LEAVING aside boxer Katie Taylor, who many think only has to show up to win gold, the Irish team could pull off a surprise or two at the London Games.
Nothing went right for triathlete Aileen Morrison at last weekend's Hamburg sprint triathlon, but you know what they say about a bad dress rehearsal.
Morrison, aged 30, is an experienced campaigner and knows that she needs a strong swim to get in with the main bunch in the cycle, her weakest discipline. On the run, she can beat anyone on her day. In Kitzbuhl last month, Morrison finished 14th in a strong field behind Swiss triathlete Nicola Spirig, one of the favourites to win in London.
Ireland's athletics team of 23 contains five race walkers and four marathon runners.
Best hope of a medal is Robert Heffernan, who finished fourth in the 50km walk at the European Championships two years ago after an eighth place at the Beijing Olympics in the shorter 20km. If he keeps his form, anything can happen. Olive Loughnane's seventh in the 20km at the Beijing Games followed by a silver at the World Championships a year later underlined her appetite for the big occasion, but she has struggled with injury and illness.Target
In the marathon, a personal best will be the target for our four runners, with Linda Byrne certainly capable of coming close to the two hour 30 minute barrier.
For sprinter Paul Hession, this is likely to be a final Games. He has shown improved form over the past few weeks after a poor showing at the European Championships in Helsinki.
The other veteran of the team is Derval O'Rourke, who competes at her third Olympic Games. Athough she went out in the opening round of the 100m hurdles in Beijing, she recovered her form to run an Irish record of 12.65 for second at the 2010 European Championships.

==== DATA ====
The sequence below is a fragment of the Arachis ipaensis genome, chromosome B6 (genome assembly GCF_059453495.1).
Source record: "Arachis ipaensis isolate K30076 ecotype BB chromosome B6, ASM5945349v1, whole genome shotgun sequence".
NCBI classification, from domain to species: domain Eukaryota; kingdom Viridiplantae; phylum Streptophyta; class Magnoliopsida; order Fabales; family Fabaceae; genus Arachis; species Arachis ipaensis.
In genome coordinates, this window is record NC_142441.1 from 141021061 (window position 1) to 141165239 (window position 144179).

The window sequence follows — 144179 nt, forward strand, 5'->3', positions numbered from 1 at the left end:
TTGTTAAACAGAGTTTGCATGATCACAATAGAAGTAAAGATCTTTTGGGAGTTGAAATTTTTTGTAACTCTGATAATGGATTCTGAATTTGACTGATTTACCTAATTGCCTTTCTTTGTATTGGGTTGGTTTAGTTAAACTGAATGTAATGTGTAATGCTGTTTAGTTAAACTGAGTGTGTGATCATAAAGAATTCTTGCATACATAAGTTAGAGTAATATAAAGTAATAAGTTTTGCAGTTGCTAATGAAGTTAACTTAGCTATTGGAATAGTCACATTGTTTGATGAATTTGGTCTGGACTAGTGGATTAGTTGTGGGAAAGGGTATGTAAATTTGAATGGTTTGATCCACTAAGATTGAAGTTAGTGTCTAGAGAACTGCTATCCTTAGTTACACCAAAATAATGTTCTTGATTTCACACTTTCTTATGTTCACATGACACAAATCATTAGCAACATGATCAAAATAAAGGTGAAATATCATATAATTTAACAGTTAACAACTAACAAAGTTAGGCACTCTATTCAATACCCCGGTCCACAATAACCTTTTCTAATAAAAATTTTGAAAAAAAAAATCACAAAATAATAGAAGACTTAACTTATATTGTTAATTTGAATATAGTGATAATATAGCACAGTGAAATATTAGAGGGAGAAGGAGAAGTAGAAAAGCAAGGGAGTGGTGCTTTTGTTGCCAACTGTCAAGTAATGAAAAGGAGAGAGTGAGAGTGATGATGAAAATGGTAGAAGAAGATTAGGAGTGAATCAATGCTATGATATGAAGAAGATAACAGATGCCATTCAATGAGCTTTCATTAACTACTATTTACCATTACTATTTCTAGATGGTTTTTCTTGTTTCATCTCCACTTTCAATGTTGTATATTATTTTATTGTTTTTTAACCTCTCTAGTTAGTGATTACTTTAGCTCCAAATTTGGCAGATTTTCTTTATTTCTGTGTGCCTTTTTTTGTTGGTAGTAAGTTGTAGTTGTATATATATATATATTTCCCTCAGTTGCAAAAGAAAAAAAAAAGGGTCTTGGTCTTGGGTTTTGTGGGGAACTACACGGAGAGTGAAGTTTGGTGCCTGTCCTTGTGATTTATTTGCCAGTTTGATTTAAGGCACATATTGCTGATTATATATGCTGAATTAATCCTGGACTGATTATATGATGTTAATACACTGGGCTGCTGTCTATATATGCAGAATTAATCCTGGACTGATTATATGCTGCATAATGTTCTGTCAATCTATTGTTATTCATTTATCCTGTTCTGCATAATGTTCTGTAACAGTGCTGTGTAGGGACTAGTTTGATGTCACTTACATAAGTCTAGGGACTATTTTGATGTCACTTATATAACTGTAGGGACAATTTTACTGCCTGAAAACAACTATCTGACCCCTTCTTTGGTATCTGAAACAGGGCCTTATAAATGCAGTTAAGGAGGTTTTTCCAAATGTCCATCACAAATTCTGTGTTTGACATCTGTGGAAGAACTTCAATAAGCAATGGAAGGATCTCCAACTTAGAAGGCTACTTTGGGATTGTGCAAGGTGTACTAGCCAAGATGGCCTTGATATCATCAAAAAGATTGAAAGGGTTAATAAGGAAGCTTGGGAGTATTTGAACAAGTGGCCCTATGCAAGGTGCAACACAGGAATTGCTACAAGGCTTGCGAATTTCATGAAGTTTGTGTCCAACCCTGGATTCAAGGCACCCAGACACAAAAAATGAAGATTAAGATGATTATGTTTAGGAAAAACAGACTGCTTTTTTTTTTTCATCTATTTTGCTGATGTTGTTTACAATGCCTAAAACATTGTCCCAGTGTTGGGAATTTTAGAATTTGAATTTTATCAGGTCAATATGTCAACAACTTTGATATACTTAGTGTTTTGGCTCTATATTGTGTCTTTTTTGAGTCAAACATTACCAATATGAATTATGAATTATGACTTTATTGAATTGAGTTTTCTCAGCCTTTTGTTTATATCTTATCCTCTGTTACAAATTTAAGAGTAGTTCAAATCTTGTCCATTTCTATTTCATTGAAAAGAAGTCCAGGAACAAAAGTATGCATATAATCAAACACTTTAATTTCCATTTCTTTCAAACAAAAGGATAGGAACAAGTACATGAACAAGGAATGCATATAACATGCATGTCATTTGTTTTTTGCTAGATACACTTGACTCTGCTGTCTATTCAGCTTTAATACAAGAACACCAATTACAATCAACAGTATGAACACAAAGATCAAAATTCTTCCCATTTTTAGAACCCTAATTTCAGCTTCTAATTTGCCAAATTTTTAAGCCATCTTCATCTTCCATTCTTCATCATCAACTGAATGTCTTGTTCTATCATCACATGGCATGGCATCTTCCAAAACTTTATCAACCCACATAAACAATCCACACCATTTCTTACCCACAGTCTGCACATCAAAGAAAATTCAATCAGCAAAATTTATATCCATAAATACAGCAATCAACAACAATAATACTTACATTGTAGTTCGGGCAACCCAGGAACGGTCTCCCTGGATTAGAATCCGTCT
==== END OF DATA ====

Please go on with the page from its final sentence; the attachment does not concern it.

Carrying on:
One of the stars of the Irish team in Beijing was canoeist Eoin Rheinisch who finished fourth in the men's K1 slalom and now heads for his third Olympics.
Canoeing has another medal contender in Andre Jezierski, who competes in the C1 (canoe kneeling) 200m sprint.
Jezierski, now 31, won a European U23 title in a C2 boat for Poland in 2000, and world titles in a C4 boat in 2002 and 2005.
Most recently, he finished fifth at the European Championships.
Then there is showjumping, a sport where the Irish are undoubtedly world class, but have never managed to win an Olympic medal.
Cian O'Connor, so sensationally stripped of the gold in 2004, would dearly love to change that. A reserve for the Beijing team, he acquired and syndicated Blue Loyd with the goal of making it to London and after seven months of training and competition, the partnership is gelling at just the right moment.
Sailing is another sport that could produce a medal.
Best hope is the Star combination of Peter O'Leary and David Burrows, with Burrows competing at his fourth Olympics and the combination ranked sixth in the world.
Consistency is the key as they well know, especially with strong crews from Brazil and the UK in the mix.
An outside hope is Annalise Murphy, an Evening Herald Sports Star of the Week award winner during her days at The High School in Rathgar, now ranked 14th in the world, who competes in the Laser Radial and is getting better all the time.